kali > python vol.py --profile Win7SP1x64 clipboard -f /root/Desktop/memdump.mem

Unfortunately, all this information is in hexadecimal and must be translated to ASCII.

Step 4: Getting a Timeline of Events

Often times, to prove that a suspect actually committed the action they are accused of, we may need a timeline of events that took place on that system. We can retrieve this timeline information from the memory image by using the timeliner plugin like below.

kali > python vol.py --profile Win7SP1x64 timeliner -f /root/Desktop/memdump.mem

Note that each process is time stamped.

Step 5: Looking for Malware in the Memory

Lastly, let's look for any malware running in the memory of the suspect system. Volatility has a plugin especially designed for this purpose, appropriately named malfind. We can use it like any other Volatility plugin. Simply type the same command as above but replace the name of the plugin with malfind.

kali > python vol.py --profile Win7SP1x64 malfind -f /root/Desktop/memdump.mem

As you can see, this suspect had numerous pieces of malware running on their system. This information may actually be exculpating as the presence of malware would indicate that someone else had control of the system and may have committed the actions the suspect is accused of.

Keep coming back, my budding hackers, as we explore the world of digital forensics. Be safe!

Cover image via Shutterstock

8 Comments

This forensics thing really has me intrigued. Keep up the good work OTW!

P.S. can you recommend me a book or something as additional study material for digital forensics? I'm really intrigued by it!

-Phoenix750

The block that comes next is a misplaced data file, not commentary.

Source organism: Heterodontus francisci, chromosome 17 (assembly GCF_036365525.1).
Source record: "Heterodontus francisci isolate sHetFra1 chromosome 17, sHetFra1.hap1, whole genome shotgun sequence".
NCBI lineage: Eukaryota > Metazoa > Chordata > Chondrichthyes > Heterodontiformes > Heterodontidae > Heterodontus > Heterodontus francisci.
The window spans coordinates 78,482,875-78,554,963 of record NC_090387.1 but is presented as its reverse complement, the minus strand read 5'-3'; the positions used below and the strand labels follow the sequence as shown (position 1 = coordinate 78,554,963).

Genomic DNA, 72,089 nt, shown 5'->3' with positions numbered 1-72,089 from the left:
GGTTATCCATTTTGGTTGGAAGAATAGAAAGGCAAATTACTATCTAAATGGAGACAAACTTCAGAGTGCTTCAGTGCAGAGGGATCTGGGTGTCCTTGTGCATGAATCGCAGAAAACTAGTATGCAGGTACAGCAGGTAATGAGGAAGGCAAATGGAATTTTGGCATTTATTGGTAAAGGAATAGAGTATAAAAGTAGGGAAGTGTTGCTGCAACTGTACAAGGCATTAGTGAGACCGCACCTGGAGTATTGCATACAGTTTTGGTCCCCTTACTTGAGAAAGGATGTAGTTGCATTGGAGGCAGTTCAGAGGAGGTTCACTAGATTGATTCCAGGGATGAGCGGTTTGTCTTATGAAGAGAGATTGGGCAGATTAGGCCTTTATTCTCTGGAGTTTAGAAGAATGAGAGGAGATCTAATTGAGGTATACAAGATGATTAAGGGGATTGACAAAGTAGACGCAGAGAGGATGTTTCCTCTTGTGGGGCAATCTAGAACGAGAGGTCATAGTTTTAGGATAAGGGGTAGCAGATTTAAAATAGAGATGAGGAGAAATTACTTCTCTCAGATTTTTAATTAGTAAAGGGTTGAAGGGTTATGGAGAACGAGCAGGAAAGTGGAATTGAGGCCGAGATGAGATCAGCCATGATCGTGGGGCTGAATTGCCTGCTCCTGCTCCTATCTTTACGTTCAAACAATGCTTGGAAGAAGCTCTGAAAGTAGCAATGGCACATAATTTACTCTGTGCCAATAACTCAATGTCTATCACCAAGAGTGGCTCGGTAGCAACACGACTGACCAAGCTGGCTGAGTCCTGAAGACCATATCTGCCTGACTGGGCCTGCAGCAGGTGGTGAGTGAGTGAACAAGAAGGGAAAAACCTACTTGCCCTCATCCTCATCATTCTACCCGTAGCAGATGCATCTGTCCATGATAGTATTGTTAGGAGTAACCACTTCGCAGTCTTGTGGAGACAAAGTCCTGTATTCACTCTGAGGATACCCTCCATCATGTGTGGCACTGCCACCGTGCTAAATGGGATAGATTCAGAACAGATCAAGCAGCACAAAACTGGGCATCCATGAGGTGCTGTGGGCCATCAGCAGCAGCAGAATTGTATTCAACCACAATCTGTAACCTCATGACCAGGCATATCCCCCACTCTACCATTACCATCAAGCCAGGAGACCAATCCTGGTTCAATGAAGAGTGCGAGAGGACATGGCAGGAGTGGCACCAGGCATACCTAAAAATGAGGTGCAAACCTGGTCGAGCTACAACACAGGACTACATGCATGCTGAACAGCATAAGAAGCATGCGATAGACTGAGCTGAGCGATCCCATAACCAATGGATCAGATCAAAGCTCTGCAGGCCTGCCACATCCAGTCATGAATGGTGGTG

Glad you like it, Phoenix750. Probably the best book is "The Handbook for Digital Forensics and Investigations".

I agree with Phoenix, this forensics thing really really and I mean really marvels me. How investigators can know everything you do, and I believe with this knowledge as a hacker, you are going to be very difficult to catch. I have some tasks I would like to start on after my final examinations and forensics is third. In the movies, how they collect the victim's phone and analyze it and tell all sort of things really wonders me. Thanks for laying the foundation OTW, I don't know about them but I really appreciate you especially for this part of your series.

( Perhaps you could list some aspects of the field and assign books to them for those who are interested in your future article. )

# Sergeant

Thanks Sploit! I'm glad you and Phoenix like this series. I'll keep it going!

Love this series too :D
Thanks mate!!!

thanks alot for your post. as an investigator on LEA, yout posts serie really2 help me out. and today, i decide to make an account on WTH to say thanks alot for you and i really2 appriciate your kindness for sharing with us.

So glad to hear you like this series. I'll keep it going if enough people like it.

Yes, keep it going, I'm loving it. I have gone through all your forensic guides. Looking at the limited number of kudos, not many people have made it this far. So those who have, good job :-). Also a big thank you OTW for such great guides, I feel very privileged to be learning from you.

Forensics should be a mandatory step before even proceeding to anything security and hacker related. I think this should be a module included in anything IT related or a prerequisite. I used to think I could build a secure network before, but after going through this, now I can really see the bigger picture. Obviously nothing is ever perfectly secure, merely in a temporary state of being secure.